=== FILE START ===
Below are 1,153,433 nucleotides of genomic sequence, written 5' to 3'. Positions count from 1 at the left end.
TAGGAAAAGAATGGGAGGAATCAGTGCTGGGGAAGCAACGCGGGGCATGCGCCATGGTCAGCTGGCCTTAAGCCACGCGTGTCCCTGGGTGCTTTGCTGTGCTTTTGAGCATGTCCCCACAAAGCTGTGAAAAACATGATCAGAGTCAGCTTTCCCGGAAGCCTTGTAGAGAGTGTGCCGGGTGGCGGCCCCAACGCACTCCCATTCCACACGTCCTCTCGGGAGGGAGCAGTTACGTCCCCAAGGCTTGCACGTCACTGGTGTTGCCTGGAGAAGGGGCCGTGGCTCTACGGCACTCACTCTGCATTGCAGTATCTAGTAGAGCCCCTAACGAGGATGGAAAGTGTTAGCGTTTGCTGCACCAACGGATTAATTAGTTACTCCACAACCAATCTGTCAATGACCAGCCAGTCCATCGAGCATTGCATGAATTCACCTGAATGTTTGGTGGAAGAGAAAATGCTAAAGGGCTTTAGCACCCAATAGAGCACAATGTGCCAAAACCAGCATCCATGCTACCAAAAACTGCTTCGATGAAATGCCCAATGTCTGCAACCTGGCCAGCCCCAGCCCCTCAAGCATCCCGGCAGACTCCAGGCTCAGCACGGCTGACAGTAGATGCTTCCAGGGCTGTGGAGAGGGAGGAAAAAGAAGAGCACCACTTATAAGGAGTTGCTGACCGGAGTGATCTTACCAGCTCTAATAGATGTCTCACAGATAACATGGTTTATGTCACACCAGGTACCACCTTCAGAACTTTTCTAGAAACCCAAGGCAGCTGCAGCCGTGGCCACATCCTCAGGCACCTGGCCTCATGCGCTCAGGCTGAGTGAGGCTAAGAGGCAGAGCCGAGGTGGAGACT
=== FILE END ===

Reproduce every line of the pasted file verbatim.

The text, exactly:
Below are 1,153,433 nucleotides of genomic sequence, written 5' to 3'. Positions count from 1 at the left end.
TAGGAAAAGAATGGGAGGAATCAGTGCTGGGGAAGCAACGCGGGGCATGCGCCATGGTCAGCTGGCCTTAAGCCACGCGTGTCCCTGGGTGCTTTGCTGTGCTTTTGAGCATGTCCCCACAAAGCTGTGAAAAACATGATCAGAGTCAGCTTTCCCGGAAGCCTTGTAGAGAGTGTGCCGGGTGGCGGCCCCAACGCACTCCCATTCCACACGTCCTCTCGGGAGGGAGCAGTTACGTCCCCAAGGCTTGCACGTCACTGGTGTTGCCTGGAGAAGGGGCCGTGGCTCTACGGCACTCACTCTGCATTGCAGTATCTAGTAGAGCCCCTAACGAGGATGGAAAGTGTTAGCGTTTGCTGCACCAACGGATTAATTAGTTACTCCACAACCAATCTGTCAATGACCAGCCAGTCCATCGAGCATTGCATGAATTCACCTGAATGTTTGGTGGAAGAGAAAATGCTAAAGGGCTTTAGCACCCAATAGAGCACAATGTGCCAAAACCAGCATCCATGCTACCAAAAACTGCTTCGATGAAATGCCCAATGTCTGCAACCTGGCCAGCCCCAGCCCCTCAAGCATCCCGGCAGACTCCAGGCTCAGCACGGCTGACAGTAGATGCTTCCAGGGCTGTGGAGAGGGAGGAAAAAGAAGAGCACCACTTATAAGGAGTTGCTGACCGGAGTGATCTTACCAGCTCTAATAGATGTCTCACAGATAACATGGTTTATGTCACACCAGGTACCACCTTCAGAACTTTTCTAGAAACCCAAGGCAGCTGCAGCCGTGGCCACATCCTCAGGCACCTGGCCTCATGCGCTCAGGCTGAGTGAGGCTAAGAGGCAGAGCCGAGGTGGAGACT